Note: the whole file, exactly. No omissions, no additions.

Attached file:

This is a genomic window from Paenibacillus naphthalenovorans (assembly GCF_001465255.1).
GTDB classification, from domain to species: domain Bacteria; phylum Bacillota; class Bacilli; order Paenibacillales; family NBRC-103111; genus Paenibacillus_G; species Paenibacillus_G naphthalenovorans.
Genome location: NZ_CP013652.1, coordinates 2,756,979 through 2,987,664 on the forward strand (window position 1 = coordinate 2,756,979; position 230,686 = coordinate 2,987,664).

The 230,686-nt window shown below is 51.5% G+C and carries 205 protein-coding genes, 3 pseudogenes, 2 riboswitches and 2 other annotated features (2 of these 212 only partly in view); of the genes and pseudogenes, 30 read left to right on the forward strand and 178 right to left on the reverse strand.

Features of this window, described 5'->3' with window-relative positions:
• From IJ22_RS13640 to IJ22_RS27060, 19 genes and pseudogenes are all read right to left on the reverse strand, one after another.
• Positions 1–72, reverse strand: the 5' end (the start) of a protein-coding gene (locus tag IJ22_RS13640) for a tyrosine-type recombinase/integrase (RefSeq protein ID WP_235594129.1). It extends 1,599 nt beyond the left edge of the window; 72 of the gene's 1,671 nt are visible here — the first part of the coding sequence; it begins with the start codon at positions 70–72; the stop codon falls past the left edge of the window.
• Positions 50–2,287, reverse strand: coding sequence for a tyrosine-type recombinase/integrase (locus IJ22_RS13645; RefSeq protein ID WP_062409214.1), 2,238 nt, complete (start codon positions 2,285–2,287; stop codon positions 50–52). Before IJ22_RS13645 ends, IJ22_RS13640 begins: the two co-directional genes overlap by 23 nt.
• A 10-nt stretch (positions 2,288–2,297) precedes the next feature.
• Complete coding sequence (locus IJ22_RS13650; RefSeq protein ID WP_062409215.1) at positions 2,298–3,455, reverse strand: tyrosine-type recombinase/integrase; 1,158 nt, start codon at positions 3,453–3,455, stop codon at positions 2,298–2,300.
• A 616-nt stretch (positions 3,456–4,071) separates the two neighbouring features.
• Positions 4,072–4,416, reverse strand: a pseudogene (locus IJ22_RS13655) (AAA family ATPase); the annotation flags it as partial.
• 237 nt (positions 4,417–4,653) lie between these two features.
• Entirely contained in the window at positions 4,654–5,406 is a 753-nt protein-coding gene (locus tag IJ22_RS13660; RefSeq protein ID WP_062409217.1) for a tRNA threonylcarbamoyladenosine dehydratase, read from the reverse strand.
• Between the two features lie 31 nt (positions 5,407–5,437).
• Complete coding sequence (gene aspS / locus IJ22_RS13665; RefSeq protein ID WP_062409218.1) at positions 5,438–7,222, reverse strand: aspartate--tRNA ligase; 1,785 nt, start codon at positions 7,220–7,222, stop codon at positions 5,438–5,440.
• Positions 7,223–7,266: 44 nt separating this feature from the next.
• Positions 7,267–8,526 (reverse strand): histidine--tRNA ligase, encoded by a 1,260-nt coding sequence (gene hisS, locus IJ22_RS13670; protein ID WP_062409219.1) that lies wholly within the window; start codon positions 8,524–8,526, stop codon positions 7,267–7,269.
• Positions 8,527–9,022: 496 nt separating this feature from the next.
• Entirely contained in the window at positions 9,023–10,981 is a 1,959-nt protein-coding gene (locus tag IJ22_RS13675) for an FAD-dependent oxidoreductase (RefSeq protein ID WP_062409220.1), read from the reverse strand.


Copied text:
This is a genomic window from Paenibacillus naphthalenovorans (assembly GCF_001465255.1).
GTDB classification, from domain to species: domain Bacteria; phylum Bacillota; class Bacilli; order Paenibacillales; family NBRC-103111; genus Paenibacillus_G; species Paenibacillus_G naphthalenovorans.
Genome location: NZ_CP013652.1, coordinates 2,756,979 through 2,987,664 on the forward strand (window position 1 = coordinate 2,756,979; position 230,686 = coordinate 2,987,664).

The 230,686-nt window shown below is 51.5% G+C and carries 205 protein-coding genes, 3 pseudogenes, 2 riboswitches and 2 other annotated features (2 of these 212 only partly in view); of the genes and pseudogenes, 30 read left to right on the forward strand and 178 right to left on the reverse strand.

Features of this window, described 5'->3' with window-relative positions:
• From IJ22_RS13640 to IJ22_RS27060, 19 genes and pseudogenes are all read right to left on the reverse strand, one after another.
• Positions 1–72, reverse strand: the 5' end (the start) of a protein-coding gene (locus tag IJ22_RS13640) for a tyrosine-type recombinase/integrase (RefSeq protein ID WP_235594129.1). It extends 1,599 nt beyond the left edge of the window; 72 of the gene's 1,671 nt are visible here — the first part of the coding sequence; it begins with the start codon at positions 70–72; the stop codon falls past the left edge of the window.
• Positions 50–2,287, reverse strand: coding sequence for a tyrosine-type recombinase/integrase (locus IJ22_RS13645; RefSeq protein ID WP_062409214.1), 2,238 nt, complete (start codon positions 2,285–2,287; stop codon positions 50–52). Before IJ22_RS13645 ends, IJ22_RS13640 begins: the two co-directional genes overlap by 23 nt.
• A 10-nt stretch (positions 2,288–2,297) precedes the next feature.
• Complete coding sequence (locus IJ22_RS13650; RefSeq protein ID WP_062409215.1) at positions 2,298–3,455, reverse strand: tyrosine-type recombinase/integrase; 1,158 nt, start codon at positions 3,453–3,455, stop codon at positions 2,298–2,300.
• A 616-nt stretch (positions 3,456–4,071) separates the two neighbouring features.
• Positions 4,072–4,416, reverse strand: a pseudogene (locus IJ22_RS13655) (AAA family ATPase); the annotation flags it as partial.
• 237 nt (positions 4,417–4,653) lie between these two features.
• Entirely contained in the window at positions 4,654–5,406 is a 753-nt protein-coding gene (locus tag IJ22_RS13660; RefSeq protein ID WP_062409217.1) for a tRNA threonylcarbamoyladenosine dehydratase, read from the reverse strand.
• Between the two features lie 31 nt (positions 5,407–5,437).
• Complete coding sequence (gene aspS / locus IJ22_RS13665; RefSeq protein ID WP_062409218.1) at positions 5,438–7,222, reverse strand: aspartate--tRNA ligase; 1,785 nt, start codon at positions 7,220–7,222, stop codon at positions 5,438–5,440.
• Positions 7,223–7,266: 44 nt separating this feature from the next.
• Positions 7,267–8,526 (reverse strand): histidine--tRNA ligase, encoded by a 1,260-nt coding sequence (gene hisS, locus IJ22_RS13670; protein ID WP_062409219.1) that lies wholly within the window; start codon positions 8,524–8,526, stop codon positions 7,267–7,269.
• Positions 8,527–9,022: 496 nt separating this feature from the next.
• Entirely contained in the window at positions 9,023–10,981 is a 1,959-nt protein-coding gene (locus tag IJ22_RS13675) for an FAD-dependent oxidoreductase (RefSeq protein ID WP_062409220.1), read from the reverse strand.